Marini put it this way: “The individual consumption of the workers thus represents a decisive element in the creation of demand for the commodities produced, being one of the conditions for the flow of production to be adequately resolved in the flow of circulation.”14
This is not just an abstract contradiction in capitalism, these structural problems came to the surface in England during the first half of the nineteenth century. Capitalists could not meet workers’ demands for higher wages if they wanted to keep their profit rates intact; it would have threatened capitalism’s entire existence at the time. It is why Marx opened The Communist Manifesto in 1848 with: “A spectre is haunting Europe—the spectre of communism.”15
Due to the industrial revolution in the first decades of the nineteenth century, the productive forces underwent a revolution with the introduction of spinning and weaving machines, the steam engine, and railways. Productivity increased multifold. This, however, did not bring better conditions for the working class. On the contrary, the 1840s became known as the “hungry forties,” as millions suffered from starvation all across Europe. During the Great Famine in Ireland, which lasted from 1845 to 1852, roughly one million people died of hunger and related diseases. During the famine, Ireland was exporting enough corn, wheat, barley, and oats to England, feeding an estimated two million people there. It is simply that Ireland was a food-producing colony, like India and the sugar islands of the Caribbean and Latin America, and its population had to suffer the consequences.16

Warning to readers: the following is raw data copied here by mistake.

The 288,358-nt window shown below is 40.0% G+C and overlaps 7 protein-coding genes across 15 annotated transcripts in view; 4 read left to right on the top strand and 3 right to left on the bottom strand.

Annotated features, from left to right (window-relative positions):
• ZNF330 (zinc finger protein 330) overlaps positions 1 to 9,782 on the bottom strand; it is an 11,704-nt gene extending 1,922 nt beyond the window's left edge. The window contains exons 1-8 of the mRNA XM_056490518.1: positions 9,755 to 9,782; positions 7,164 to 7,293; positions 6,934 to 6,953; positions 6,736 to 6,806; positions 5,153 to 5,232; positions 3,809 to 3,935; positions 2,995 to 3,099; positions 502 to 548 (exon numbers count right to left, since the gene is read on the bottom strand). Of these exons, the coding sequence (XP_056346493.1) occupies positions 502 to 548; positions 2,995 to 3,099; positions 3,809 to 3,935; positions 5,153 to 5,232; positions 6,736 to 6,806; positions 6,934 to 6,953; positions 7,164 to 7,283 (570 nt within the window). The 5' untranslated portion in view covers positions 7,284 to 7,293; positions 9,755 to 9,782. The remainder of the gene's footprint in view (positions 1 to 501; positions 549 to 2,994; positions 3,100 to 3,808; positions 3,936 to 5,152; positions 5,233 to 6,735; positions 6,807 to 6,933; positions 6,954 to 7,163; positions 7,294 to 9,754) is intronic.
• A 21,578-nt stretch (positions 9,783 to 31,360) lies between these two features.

The misery was not limited to the colonies. In his 1845 book The Condition of the Working Class in England, Frederick Engels described the terrible conditions in industrial towns.17 Many English proletarians emigrated to North America, Australia, New Zealand, or one of the other English colonies. As did the proletarians of Ireland—over one million left during the Great Famine alone. The same scenario was played out in Sweden.
In the first half of the nineteenth century, workers’ wages in England, as in Latin America, covered the bare essentials necessary for survival.18 This weakened the domestic market, and the recurring problem of stagnant consumption vis-à-vis ever-expanding production caused the profit rates of English industrialists to fall.
One of the ways in which a capitalist country can solve the problem of overproduction is to sell as much as possible on the world market. As Marx argued, “The more capitalistic production develops, the more it is forced to produce on a scale which has nothing to do with the immediate demand but depends on the constant expansion of the world market.”19